Take 10 Steps to Resolve Fair Housing Complaints
In the May 2019 lesson, Fair Housing Coach discusses what to do if your community is ever accused of a fair housing violation. The stakes have never been higher as federal, state, and local fair housing agencies, along with private fair housing organizations, continue to vigorously enforce fair housing laws.
Example: In March 2019, Massachusetts Attorney General Maura Healey announced that a property management company has agreed to pay $600,000 to settle allegations that the company systematically discriminated against applicants and residents based on their race and whether they qualified for public assistance vouchers.
The settlement resolves allegations that the company violated Massachusetts fair housing, civil rights, and consumer protection laws through discriminatory leasing policies and practices in an effort to limit rentals at the 900-unit community to minority and low-income tenants. Under Massachusetts law, it is illegal to refuse to rent to, withhold housing accommodations from, or otherwise discriminate against a person based on his or her race, color, national origin, ancestry, or receipt of housing subsidies.
The company and its subsidiary were accused of carrying out coordinated discriminatory practices as part of an attempt to transform the property into what they viewed as a “premier gated apartment community” and ensure it was filled with tenants they deemed “fit the image.” Allegedly, the companies directed employees to use a variety of discriminatory methods to deter minority and low-income tenants, including treating them with hostility and disrespect and providing them with false and misleading information about the availability and pricing of apartments. The defendants also allegedly subjected tenants and applicants they deemed the “wrong type” to unfair and burdensome leasing procedures that were not applied to white applicants and tenants, including requesting extra proof of employment and documents like passports, visas, and Social Security cards from tenants based on their actual or perceived national origin.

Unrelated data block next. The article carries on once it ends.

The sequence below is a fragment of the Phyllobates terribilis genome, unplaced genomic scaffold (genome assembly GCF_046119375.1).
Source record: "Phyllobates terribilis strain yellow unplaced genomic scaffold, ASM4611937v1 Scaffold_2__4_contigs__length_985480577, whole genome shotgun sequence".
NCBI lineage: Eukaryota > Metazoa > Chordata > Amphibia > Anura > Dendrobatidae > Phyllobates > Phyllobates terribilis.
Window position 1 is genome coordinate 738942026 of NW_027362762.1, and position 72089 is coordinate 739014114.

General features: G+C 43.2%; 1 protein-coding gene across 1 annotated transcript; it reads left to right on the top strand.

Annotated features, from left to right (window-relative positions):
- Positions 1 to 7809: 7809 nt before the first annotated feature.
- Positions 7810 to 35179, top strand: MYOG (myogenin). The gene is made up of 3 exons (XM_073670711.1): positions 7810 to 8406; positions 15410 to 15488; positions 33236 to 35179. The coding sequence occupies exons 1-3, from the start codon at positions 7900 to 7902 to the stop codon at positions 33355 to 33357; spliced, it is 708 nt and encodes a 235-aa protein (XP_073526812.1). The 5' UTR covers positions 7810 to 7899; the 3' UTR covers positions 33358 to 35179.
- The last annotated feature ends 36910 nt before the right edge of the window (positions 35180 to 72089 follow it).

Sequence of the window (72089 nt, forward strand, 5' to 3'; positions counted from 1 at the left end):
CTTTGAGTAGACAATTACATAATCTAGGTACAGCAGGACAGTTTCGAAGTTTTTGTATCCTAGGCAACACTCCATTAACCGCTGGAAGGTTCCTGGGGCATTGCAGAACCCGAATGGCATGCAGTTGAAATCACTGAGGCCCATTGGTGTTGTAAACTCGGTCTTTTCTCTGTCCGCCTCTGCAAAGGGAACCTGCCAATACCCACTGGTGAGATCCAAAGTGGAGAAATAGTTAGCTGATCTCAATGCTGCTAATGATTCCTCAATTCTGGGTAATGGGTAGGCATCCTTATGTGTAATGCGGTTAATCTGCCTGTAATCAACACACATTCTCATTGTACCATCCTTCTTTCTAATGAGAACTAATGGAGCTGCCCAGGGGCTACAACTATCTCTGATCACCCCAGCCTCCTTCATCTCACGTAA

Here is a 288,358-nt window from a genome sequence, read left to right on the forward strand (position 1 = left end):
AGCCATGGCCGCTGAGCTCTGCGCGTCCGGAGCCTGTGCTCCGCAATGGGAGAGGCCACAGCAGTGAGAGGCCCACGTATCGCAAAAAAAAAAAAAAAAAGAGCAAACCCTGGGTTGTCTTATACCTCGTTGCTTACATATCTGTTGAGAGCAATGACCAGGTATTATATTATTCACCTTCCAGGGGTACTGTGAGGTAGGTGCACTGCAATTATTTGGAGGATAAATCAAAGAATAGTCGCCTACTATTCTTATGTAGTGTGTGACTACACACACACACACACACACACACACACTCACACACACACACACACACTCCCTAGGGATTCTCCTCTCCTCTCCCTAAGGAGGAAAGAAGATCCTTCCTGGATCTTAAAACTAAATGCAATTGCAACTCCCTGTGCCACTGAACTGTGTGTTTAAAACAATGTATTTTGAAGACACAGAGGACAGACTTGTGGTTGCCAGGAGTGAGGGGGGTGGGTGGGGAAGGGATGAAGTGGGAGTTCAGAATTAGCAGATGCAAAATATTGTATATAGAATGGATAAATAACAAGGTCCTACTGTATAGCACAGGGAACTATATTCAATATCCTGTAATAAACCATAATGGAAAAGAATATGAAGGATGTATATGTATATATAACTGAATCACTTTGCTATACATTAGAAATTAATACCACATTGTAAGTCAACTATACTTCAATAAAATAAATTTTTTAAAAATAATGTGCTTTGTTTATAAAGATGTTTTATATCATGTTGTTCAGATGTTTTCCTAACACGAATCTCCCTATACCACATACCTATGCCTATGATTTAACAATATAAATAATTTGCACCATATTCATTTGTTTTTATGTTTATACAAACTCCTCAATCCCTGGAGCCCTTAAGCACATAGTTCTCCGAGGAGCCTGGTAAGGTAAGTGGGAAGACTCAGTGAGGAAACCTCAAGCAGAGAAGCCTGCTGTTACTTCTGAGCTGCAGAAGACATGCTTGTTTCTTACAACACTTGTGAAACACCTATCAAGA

“Access to safe, affordable housing is critical to ensuring economic security for all residents of Massachusetts and their families,” Healey said in a statement. “Today’s settlement demonstrates my office’s commitment to taking action against those who engage in discriminatory conduct that creates unfair barriers to housing.”
For more information, see the Coach’s May 2019 lesson, “10 Key Steps for Resolving Fair Housing Complaints,” available to our subscribers here.